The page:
Financial services, banking, ICT, infrastructure and high value agriculture, as well as tourism (including such world renowned attractions as Bethlehem, the Dead Sea and Jericho) were making strong progress, Aweidah told an audience of existing and potential investors. And, although economic growth has slowed recently as local entrepreneurs and international donors await firm progress on US Secretary of State John Kerry’s ‘peace initiative,’ Palestine’s GDP has grown by a remarkable 8.4 per cent a year on average during the past five years, he noted.

“The Palestine economy continues to demonstrate exceptional endurance despite political challenges,” Aweidah explained, a performance he attributed to the “strong and vibrant private sector,” its “well regulated and sophisticated financial system,” its “modern capital market,” and “advanced investor protection regime.” The majority of the 49 stocks on the Exchange, he pointed out, also “enjoy free float ratios that are comparable to advanced markets” as well as “reassuring turnover ratios.”

Foreign investors, both individual and institutional, are helping to boost values and volumes on the Palestine Stock Exchange.  Graph: PEX, Ministry of National Economy.

Foreign investors, both individual and institutional, are helping to boost both values and volumes on the Palestine Stock Exchange. Graph: PEX, Ministry of National Economy.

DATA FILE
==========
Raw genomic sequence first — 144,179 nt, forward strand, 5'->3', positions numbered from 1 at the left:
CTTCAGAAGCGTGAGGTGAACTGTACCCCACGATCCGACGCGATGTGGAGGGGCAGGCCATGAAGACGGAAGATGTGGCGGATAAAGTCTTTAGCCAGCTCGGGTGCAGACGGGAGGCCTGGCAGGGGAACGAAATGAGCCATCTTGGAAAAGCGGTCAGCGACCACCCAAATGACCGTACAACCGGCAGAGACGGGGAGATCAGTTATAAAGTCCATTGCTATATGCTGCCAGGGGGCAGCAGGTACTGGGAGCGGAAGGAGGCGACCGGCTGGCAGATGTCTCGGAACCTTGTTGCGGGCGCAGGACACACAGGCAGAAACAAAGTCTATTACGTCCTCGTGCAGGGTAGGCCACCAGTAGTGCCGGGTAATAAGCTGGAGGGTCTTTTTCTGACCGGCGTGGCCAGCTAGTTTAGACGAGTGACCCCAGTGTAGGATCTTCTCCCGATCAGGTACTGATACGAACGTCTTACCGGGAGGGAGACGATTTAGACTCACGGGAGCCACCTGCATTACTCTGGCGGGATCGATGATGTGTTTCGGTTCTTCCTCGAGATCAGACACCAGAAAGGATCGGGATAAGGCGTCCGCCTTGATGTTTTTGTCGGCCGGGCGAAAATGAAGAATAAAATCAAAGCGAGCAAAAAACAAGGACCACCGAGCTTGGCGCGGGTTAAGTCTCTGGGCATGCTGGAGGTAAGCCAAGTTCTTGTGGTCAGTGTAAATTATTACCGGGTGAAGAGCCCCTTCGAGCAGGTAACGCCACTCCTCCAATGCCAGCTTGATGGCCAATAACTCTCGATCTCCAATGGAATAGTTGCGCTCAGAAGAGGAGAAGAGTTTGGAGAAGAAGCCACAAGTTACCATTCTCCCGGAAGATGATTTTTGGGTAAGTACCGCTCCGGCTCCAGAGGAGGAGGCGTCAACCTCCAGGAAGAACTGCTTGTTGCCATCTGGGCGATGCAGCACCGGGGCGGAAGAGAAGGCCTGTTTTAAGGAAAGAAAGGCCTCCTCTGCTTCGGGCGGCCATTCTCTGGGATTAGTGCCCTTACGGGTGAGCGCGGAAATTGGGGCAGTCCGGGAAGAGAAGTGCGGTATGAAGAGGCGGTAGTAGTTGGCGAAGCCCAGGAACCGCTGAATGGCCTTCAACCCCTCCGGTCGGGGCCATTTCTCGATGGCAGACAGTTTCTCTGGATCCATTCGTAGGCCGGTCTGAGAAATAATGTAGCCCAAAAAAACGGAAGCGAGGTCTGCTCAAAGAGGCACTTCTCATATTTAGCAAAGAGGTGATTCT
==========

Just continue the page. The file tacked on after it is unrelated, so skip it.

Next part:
At the end of 2013, foreign investment in PEX amounted to just over 40 per cent of the total value of its shares, or about 34 per cent by volume. Investors from Jordan, many of whom are Palestinians with Jordanian citizenship, accounted for the majority of the foreign shareholders, 61.4 per cent, followed by others from the Americas at 10.9 per cent, the Arab Gulf with 6.6 per cent and Europe with 2.5 per cent. Palestinians made up 95 per cent of the total number of investors, demonstrating the widespread appetite for shares among smaller shareholders living both inside and outside Palestine.

Speaking to potential investors in London and to InvestPalestine.com, John Davies, Vice President at S&P Dow Jones Indices, explained why his firm, which now includes both the respected ratings agencies, Standard & Poor’s and Dow Jones, had established two stand-alone indices for Palestine last December. “We don’t build indices simply because we feel they are needed,” he insisted. “We build them because our clients are asking for them. The establishment [of the new indices] is evidence that there is significant demand for investment in Palestine.”

John Davies, Vice President at S&P Dow Jones Indices, explaining PEX's attractions to an audience of investors in London, 17 January, 2014.  Photo:  Mark Green.

John Davies, Vice President at S&P Dow Jones Indices, explaining PEX’s attractions to an audience of investors in London, 17 January, 2014. Photo: Mark Green.

The two new additions are the S&P Palestine Broad Market Index (BMI), which aims to capture at least 80 per cent of PEX’s market capitalisation, and the Dow Jones Palestine Total Stock Market Index (TSM), which aims for 95 per cent of the Exchange’s float-adjusted market capitalisation, Davies explained. Since testing began in September 2012, he added, the stand alone BMI index had achieved a 41 per cent cumulative annual return, a figure which compares favourably with the Pan-Arab Composition Index at 24.5 per cent and the S&P Composition Index at about 30.2 per cent.